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Be Wise With Money
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Save early: Give Your Money Time to Work for You
May 1, 2017
Have your cup of joe and save too
Millennials get a lot of grief for enjoying their cups of joe. The fact that 45% have spent more on coffee than on investing in their retirement may have something to do with it.1
Other factors such as student debt repayments and saving for a car or a house are greater priorities than the distant future of retirement.
Save early and regularly
With retirement 35 to 45 years away, you may think you can start saving later because there's still plenty of time. However, as with any goal, saving early and regularly gives your money time to work for you.
Let's take a look at a hypothetical2 example:
Maria saved $100/month for 10 years starting with her first job. Then stopped. Yes, stopped!
Zach waited 10 years before he even started saving for retirement. He then put $100/month towards savings for 20 years.
In 30 years, who do you think would have saved more money?
Why? Her money had more time to earn compound interest. In other words, her interest earned interest. Maria put away $12,000 and earned interest for 30 years. Her money earned $22,435 in interest. Zach put away twice as much as Maria but earned less in interest since he only had 20 years to earn it.
The good news
Many millennials are off to a great start. In fact, 35% have a retirement account3 and 28% are putting away at least 10% toward retirement4!
Start saving today while time and compound interest are on your side. Take full advantage of the 401(k) employer match if your company offers one. It's free money for you and only aids in your ability to grow your balance and earn greater compound interest.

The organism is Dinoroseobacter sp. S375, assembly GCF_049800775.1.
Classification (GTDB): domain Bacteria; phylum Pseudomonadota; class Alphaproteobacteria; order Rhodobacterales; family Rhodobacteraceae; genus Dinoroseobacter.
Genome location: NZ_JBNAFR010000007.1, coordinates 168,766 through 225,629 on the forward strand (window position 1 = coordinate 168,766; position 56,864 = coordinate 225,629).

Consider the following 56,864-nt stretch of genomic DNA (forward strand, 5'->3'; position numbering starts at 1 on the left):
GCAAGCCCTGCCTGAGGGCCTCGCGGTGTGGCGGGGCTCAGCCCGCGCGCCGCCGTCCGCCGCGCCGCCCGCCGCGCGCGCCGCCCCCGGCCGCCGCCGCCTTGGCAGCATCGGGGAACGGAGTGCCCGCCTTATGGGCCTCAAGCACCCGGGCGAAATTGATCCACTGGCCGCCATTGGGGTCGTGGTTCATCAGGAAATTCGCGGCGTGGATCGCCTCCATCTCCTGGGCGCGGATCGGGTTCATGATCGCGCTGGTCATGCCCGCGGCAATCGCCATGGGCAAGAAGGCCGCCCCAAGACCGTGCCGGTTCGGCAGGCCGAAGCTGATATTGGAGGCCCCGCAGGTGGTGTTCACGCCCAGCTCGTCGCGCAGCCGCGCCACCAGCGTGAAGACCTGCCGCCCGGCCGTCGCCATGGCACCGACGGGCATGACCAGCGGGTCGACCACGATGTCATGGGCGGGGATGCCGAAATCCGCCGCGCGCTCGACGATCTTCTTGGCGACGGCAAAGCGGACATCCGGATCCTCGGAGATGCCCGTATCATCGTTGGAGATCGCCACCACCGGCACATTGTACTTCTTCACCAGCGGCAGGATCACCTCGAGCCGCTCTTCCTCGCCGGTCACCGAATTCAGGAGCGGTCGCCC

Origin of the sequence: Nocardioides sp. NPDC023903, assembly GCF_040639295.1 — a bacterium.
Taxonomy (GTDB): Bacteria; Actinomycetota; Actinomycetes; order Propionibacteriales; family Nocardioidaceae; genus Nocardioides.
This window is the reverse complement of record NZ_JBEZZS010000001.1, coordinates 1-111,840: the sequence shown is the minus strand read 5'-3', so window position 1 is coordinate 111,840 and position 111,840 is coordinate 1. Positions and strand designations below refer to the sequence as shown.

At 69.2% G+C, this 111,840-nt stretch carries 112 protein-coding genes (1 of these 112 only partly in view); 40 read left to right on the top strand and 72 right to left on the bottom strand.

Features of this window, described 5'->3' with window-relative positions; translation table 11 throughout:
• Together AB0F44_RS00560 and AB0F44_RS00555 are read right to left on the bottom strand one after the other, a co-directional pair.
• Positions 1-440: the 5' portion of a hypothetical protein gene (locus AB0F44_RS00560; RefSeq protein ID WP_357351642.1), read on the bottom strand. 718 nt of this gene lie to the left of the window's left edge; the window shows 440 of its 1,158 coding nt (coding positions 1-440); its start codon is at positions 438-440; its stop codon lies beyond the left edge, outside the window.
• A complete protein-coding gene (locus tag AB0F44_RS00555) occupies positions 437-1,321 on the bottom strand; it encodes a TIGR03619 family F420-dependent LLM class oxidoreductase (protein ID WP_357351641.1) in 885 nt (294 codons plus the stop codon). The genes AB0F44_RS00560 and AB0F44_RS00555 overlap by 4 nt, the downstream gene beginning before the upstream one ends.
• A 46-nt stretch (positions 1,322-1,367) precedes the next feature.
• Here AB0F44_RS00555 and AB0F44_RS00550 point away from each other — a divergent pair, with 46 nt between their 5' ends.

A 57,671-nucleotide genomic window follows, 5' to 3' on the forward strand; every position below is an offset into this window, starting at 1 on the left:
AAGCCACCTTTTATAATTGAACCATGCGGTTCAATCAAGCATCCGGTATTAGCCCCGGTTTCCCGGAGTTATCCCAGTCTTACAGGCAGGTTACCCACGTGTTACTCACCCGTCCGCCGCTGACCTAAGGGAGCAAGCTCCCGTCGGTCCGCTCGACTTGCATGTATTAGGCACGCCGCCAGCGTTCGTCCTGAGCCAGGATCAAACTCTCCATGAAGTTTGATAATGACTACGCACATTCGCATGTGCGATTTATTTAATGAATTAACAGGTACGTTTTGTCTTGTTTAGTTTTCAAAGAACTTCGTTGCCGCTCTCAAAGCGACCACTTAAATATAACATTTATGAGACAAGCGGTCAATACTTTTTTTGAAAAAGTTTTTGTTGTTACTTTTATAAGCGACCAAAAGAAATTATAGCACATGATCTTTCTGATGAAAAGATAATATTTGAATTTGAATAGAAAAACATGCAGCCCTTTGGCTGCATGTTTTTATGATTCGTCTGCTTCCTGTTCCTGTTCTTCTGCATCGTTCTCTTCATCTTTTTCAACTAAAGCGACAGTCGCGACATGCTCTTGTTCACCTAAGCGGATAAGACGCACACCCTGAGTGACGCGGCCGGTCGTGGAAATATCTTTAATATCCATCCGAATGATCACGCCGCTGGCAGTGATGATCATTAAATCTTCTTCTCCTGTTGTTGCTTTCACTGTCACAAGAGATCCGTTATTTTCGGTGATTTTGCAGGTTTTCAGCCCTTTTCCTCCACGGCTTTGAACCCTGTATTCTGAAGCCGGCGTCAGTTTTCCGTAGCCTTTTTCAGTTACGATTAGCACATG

And you can still enjoy that cup of joe. Use this balanced spending worksheet to plan how you share, save and spend your income. Allow yourself a few pleasures that add balance to your life while saving for your future.
Think of it as paying yourself first. You are the only one saving for your retirement.
- Determine your life expectancy. Use this tool to see how long you might live in retirement.
- What's your risk tolerance? Understand your tolerance for risk so you can make informed decisions about your savings vehicles and rest easy.
- Retirement plan calculator. Determine your savings goal based on the information you gathered above and start purposely saving for your future.
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1Bowerman, Mary. “Spending More on Coffee Than Investing? You’re Not Alone.” USA Today. Jan. 11, 2017.
25% compound interest. Example is not intended to represent the performance of any particular investment and ignores market changes and management fees.
3Lincoln Financial Group. 2016 M.O.O.D. Survey. March 6, 2017.
4Wells Fargo Retirement Trust Study, 2011–2016 data. June 29, 2016.